I have not yet changed the IOTask in a way to support Suspend/Resume events. This is pretty straightforward: one would have to define a vector in the user variable table where a vector to the Suspend/Resume handler is kept, and let the IOTask call it when the event is received. The IOTask would also deactivate, resp. activate the frontmost window by calling the activate handler.

Talking about sleep parameters for such a long time almost makes me fall asleep, so I’ll let you go for this month.

Happy Threading.

Listing 1: MultiFinder support for Mach2
\ © 1987 J.Langowski / MacTutor
\ with parts of the code © Palo Alto Shipping
\ add this code to the IOTASK code supplied by 
\ Palo Alto Shipping, and modify main event loop as indicated

.TRAP _WaitNextEvent $A860

CODE WaitNextEvent 
( eventMask VAR-eventRecord sleep mouseRgn -- flag )
 EXG  D4,A7
 CLR.W  -(A7)    \ function result
 MOVE.W  $E(A6),-(A7)\ eventMask
 MOVE.L $8(A6),-(A7) \ eventRecord
 MOVE.L $4(A6),-(A7) \ sleep
 MOVE.L   (A6),-(A7) \ mouseRgn
 ADDA.W #$10,A6
 MOVE.W (A7)+,D0 \ flag -> D0
 EXT.L  D0\ extend sign
 MOVE.L D0,-(A6) \ push on Forth stack
 EXG  D4,A7

Header JugglerThere -1 ,
\ initially -1 so that first call
\ to GetNextEvent will determine state

\  ========= The Main Loop  ===========

: DialogEvent? (  -  f  )
 \ If event is dialog event which should be handled
 \ by our application 
 \ (usually be being passed to DialogSelect),
 \ IsDialogEvent will return a true flag. If event
 \ should be handled as a normal, non-dialog event, 
 \ false will be returned.
: GetNextEvent (  - f )
 \ If an event occurs which should be handled,
 \ GetNextEvent will return a true flag.  
 \ The event code and any other event information 
 \ will be returned in the EVENT-RECORD.
 \ changed for Juggler support 26.8.87 JL
 [‘] JugglerThere @ CASE
 1 OF \ Yes, we can juggle
 EveryEvent Event-Record 1 0 WaitNextEvent 
  0   OF   \ no, we can’t
 CALL SystemTask 
 \ built in here since WaitNextEvent doesn’t need it
 EveryEvent Event-Record CALL GetNextEvent  
 -1   OFWNETrap# CALL GetTrapAddress
 UnkTrap# CALL GetTrapAddress
 = IF CALL SystemTask 0 
 [‘] JugglerThere !
 EveryEvent EVENT-RECORD CALL GetNextEvent 
 0 \ we should never get here
\ ===== (IOTASK) =====  
: (IOTask) {  | dialogflag eventflag --  }
 GetNextEvent  -> eventflag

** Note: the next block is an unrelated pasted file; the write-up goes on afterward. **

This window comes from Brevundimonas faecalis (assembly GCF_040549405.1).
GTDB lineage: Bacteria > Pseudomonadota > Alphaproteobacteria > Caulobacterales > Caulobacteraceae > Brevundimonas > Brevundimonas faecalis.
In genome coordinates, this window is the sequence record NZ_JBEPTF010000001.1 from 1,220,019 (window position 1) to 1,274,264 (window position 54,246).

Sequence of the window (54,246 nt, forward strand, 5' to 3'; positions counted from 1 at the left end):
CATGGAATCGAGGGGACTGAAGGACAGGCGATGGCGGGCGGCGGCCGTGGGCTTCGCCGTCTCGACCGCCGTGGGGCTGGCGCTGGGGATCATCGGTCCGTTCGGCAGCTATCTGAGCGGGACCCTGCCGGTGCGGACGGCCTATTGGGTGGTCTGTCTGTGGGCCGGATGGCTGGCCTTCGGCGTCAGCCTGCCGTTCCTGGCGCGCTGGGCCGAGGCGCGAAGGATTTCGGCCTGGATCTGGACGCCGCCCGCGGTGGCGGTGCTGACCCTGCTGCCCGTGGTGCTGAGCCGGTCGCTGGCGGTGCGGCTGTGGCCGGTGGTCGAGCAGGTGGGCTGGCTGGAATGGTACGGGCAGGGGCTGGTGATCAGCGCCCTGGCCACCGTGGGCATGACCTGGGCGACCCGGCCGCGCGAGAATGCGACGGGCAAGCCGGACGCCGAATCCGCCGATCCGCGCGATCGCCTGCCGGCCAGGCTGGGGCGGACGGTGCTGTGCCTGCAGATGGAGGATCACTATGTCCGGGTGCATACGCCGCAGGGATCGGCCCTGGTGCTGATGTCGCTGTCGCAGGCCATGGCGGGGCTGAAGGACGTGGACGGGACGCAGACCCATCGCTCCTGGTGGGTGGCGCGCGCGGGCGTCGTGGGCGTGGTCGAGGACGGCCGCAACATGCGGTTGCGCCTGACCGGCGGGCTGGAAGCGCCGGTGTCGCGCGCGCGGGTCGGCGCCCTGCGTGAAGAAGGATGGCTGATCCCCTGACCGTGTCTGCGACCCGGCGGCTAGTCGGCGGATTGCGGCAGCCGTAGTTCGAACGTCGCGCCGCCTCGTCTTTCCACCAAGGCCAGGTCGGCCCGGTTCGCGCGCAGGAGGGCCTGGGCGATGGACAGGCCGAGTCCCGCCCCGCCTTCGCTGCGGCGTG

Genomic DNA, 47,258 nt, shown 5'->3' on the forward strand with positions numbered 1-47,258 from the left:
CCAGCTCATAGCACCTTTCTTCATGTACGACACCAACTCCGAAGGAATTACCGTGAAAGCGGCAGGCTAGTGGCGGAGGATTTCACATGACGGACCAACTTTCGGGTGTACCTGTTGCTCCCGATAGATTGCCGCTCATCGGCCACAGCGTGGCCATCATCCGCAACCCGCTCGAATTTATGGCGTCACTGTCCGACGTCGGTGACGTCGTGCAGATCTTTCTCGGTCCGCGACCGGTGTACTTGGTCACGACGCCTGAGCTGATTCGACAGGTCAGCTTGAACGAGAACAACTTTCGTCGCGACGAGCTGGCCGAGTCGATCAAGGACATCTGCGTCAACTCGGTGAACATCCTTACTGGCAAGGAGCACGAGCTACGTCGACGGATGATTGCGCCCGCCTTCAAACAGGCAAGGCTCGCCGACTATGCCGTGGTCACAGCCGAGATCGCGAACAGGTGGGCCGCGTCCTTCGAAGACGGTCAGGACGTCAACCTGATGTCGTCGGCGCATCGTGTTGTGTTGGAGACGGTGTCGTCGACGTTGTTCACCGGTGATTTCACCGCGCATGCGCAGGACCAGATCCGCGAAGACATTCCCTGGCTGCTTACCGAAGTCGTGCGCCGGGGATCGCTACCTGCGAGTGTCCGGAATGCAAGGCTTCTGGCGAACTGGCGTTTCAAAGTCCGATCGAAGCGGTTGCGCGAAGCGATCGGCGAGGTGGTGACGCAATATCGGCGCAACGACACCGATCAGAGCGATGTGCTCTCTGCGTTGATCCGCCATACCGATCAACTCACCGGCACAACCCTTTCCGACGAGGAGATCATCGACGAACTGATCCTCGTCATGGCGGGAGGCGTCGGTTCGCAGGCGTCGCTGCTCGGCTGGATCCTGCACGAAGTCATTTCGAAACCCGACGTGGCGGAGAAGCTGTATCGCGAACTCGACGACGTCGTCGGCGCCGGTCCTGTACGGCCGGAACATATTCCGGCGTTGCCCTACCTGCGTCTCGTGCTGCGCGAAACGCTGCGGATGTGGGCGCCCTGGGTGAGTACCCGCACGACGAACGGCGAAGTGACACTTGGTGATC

DialogEvent?  -> dialogflag

 dialogflag IF
 eventflagIF  HandleEvent  THEN
 eventflag 0=
Listing 2: Reflections demo from Mach2

\ Reflections
\ Mach2.12 Demo
\ 6/87
\ Palo Alto Shipping Company

\ Description: 
\ (xx1,yy1) and (xx2,yy2) are two points that travel 
\ around the reflections window. Their speeds are 
\ the delta values held in the DOT variables. When a 
\ point runs into a wall, it’s x or y speed is negated 
\ so that it bounces off the wall. All the while a line 
\ is drawn between the two points and the line drawn 20 
\ steps ago is erased.

\ QuickDraw Equates
$10CONSTANT PortRect

\ Window Size Variables

\ Positions \ Velocities

\ Menu constants and variables.

$44525652 CONSTANT ‘DRVR’

CREATE AppleString 
\ Creating title string for AppleMenu.
$01 C,  \ Length byte.
$14 C,  \ Apple character.

\ Creating a window named ‘Reflections’.
“ Reflections”   Reflections TITLE
#115 #315 #265 #465Reflections BOUNDS
 Reflections ITEMS

\ ‘LinesTask’ is a task w/ 800 bytes of param stack.
#800 #1000 TERMINAL LinesTask

\ Give ‘Reflections’ a menubar.
NEW.MBAR ReflectMBar

AppleString AppleMenu TITLE
0 #998  AppleMenu BOUNDS
“ (Reflections;(-” AppleMenu ITEMS

“ File” FileMenu TITLE
0 #999  FileMenu BOUNDS
“ Quit/Q” FileMenu ITEMS

: HandleDeskAcc { item# | saveport --  }
 ^ saveport CALL GetPort
 AppleMenu @ item# DeskName CALL GetItem     
 DeskName CALL OpenDeskAcc DROP
 saveport CALL SetPort  ;

: DoApple ( item# -  ) HandleDeskAcc ;

: DoFile ( item# -  ) DROP BYE ; 
: MbarHandler  ( item# menuID -  )
 #998 OF DoApple ENDOF
 #999 OF DoFile  ENDOF
 0 CALL HiliteMenu  ;

: RANGE { value hi lo - value flag }
 value hi value > lo value < OR NOT ;
: 4DUP ( n1 n2 n3 n4 - n1 n2 n3 n4 n1 n2 n3 n4 )
 #3 pick #3 pick #3 pick #3 pick ;
: GetWCoords { wptr | wrect --  }
 wptr PortRect + -> wrect
 wrect  W@ L_EXT WTop !
 wrect 2+ W@ L_EXT WLeft   !
 wrect 4 +W@ L_EXT WBottom !
 wrect 6 +W@ L_EXT WRight  !

 WBottom @WTop @ - WHeight !
 WRight @ WLeft @ -  WWidth !  ;
: Exit? ( - f ) 

: SetupReflect (  -  )
 Reflections CALL SetPort 
 WWidth @ 3 /    xx1 !   #3 xx1DOT !
 WHeight @  yy1 !  #-4 yy1DOT !
 WWidth @ 3 / 2* xx2 !   #4 xx2DOT !
 WHeight @  yy2 !  #-3 yy2DOT ! ;
\ Draws a newline and leaves coords on stack.
: NewCoords ( - xx1 yy1 xx2 yy2 )
 xx1Dot @ xx1 +! yy1Dot @ yy1 +!
 xx2Dot @ xx2 +! yy2Dot @ yy2 +!

 xx1 @ 1 WWidth @ RANGE NOT
 IF xx1Dot @ NEGATE xx1Dot !

 yy1 @ 1 WHeight @ RANGE NOT
 IF yy1Dot @ NEGATE yy1Dot !

 xx2 @ 1 WWidth @ RANGE NOT
 IF xx2Dot @ NEGATE xx2Dot !

 yy2 @ 1 WHeight @ RANGE NOT
 IF yy2Dot @ NEGATE yy2Dot !
\ Leaves 40 coordinate pairs on the stack and draws the 
\ 1st 20 lines.
: First20Lines (  -  )
 #20 0 DO
 ReflectionsCALL SetPort
 PatCopyCALL PenMode
 NewCoords 4DUP

: LinesForever (  -  )
 ReflectionsCALL SetPort
 PatCopyCALL PenMode
 NewCoords 4DUP
 CALL MoveTo
 CALL LineTo ( 21 complete sets on => 84 values)

 #83 ROLL #83 ROLL #83 ROLL #83 ROLL
 PatBic CALL PenMode ( and white out the n-21st line)
 CALL MoveTo   CALL LineTo
 exit?  AGAIN  ;
: Reflect (  -  )  SetUpReflect  First20Lines  LinesForever ;
: InitMBar (  -  )
 ReflectMBar   ADD
 ReflectMBar AppleMenu ADD
 ReflectMBar FileMenu ADD
 ReflectMBar @ CALL SetMenuBar
 CALL DrawMenuBar ;
: InitStructures (  -  )
 Reflections ADD
 Reflections CALL SelectWindow
 Reflections GetWCoords
 Reflections LinesTask BUILD 
 InitMBar ;

: Run ( taskptr -  )
 [‘] MbarHandler MENU-VECTOR !
 ReflectMBar LinesTask MBAR>TASK
 Reflect ;

: BootLines (  -  )   InitStructures  LinesTask  Run  ;